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[SLUG] Re: Re: remote X and firewalls
- To: slug@xxxxxxxxxxx
- Subject: [SLUG] Re: Re: remote X and firewalls
- From: Angus Lees <gusl@xxxxxxxxxxxxxxx>
- Date: Wed Oct 25 19:23:02 2000
- User-agent: Mutt/1.0.1i
On Wed, Oct 25, 2000 at 06:52:05PM +1100, chesty wrote:
> XTerminal -------- Firewall ----------- XServer
> ie XTerminal displays the screens, XServer runs the apps and
> the firewall blocks all forwarding. I want to run an X proxy
> on the firewall that forwards packets between the XTerminal
> and the Xserver that lets certain users through, rather that
> certain IP addresses. I'm not sure how xauth cookies does
> that. I thought xauth would be used to restrict who could
> connect to the XTerminal, I guess its could also be used on
> the firwall to restrict who can connect to the XServer
> side of the firewall?
the terms "server" and "client" are sort of the wrong way around in
the X server is where the displaying is happening. X clients connect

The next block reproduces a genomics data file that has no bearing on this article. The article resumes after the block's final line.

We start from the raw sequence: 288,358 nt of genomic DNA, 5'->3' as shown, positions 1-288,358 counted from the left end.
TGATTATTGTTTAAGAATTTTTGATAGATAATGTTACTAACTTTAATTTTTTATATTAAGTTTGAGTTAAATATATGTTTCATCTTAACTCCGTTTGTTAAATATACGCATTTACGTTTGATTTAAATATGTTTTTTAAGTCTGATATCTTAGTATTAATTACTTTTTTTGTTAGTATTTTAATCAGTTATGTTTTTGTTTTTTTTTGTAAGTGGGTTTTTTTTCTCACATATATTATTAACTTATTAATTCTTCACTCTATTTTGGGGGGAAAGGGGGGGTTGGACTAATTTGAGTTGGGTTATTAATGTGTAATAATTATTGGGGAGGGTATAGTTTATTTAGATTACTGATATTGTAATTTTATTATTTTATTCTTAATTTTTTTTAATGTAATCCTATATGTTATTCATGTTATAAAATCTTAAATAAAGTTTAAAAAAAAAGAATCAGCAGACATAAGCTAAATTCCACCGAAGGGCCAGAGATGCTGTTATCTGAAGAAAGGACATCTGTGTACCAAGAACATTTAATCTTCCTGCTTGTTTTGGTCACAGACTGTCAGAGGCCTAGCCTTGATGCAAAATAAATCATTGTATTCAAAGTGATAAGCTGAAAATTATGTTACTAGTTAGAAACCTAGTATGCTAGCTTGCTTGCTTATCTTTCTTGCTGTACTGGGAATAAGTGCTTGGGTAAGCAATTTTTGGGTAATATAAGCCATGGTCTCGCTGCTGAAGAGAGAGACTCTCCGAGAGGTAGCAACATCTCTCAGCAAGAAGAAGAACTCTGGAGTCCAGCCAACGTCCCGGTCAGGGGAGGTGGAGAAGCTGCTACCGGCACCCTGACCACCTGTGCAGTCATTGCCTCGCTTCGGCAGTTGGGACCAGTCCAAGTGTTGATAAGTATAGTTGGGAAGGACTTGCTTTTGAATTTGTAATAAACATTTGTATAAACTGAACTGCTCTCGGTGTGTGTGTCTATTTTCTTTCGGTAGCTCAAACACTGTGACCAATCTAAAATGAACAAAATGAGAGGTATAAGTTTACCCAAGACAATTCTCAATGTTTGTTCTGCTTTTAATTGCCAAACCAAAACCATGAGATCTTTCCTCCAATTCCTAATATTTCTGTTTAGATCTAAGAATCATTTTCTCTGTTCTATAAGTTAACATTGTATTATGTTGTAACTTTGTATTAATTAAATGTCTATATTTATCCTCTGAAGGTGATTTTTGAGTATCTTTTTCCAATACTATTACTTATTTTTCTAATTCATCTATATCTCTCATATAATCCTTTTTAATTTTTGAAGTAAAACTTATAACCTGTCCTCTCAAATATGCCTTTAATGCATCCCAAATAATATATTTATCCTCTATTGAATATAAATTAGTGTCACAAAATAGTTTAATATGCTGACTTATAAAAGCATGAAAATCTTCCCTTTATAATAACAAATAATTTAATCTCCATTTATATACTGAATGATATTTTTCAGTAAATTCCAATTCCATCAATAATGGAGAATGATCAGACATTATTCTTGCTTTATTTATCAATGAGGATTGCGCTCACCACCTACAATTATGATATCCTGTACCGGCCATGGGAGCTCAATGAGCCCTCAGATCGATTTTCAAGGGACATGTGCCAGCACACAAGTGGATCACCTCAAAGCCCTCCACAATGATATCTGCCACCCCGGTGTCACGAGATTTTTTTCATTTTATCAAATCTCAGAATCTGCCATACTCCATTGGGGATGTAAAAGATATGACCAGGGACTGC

to this to display stuff. so the terminal in front of the user is
actually the X *server*.
xauth cookies (i'm talking about "MIT magic cookies" aka "xdm
authorization cookies" here, xauth can actually use other types, but
i've never seen them) are used to authenticate a client to the
server. its a big number that the client must present to the server to
be allowed to use the display.
your firewall must forward the X connection request from the client
(remember this is the remote machine) to the X server (the desktop
box). i have never actually looked at xfwp, i presume it helps here.
at worst you could just port forward port (eg) 6010 to one machine and
6011 to another, then users can connect to <fwip>:10 and :11.
the client must then have the right cookie. a suitable method would
probably be to copy this across with an ssh script before running the
app. "xauth list <display>" and "xauth add" are useful here, remember
you'll have to change the display to whatever your firewall needs
before adding it on the client (remote) end.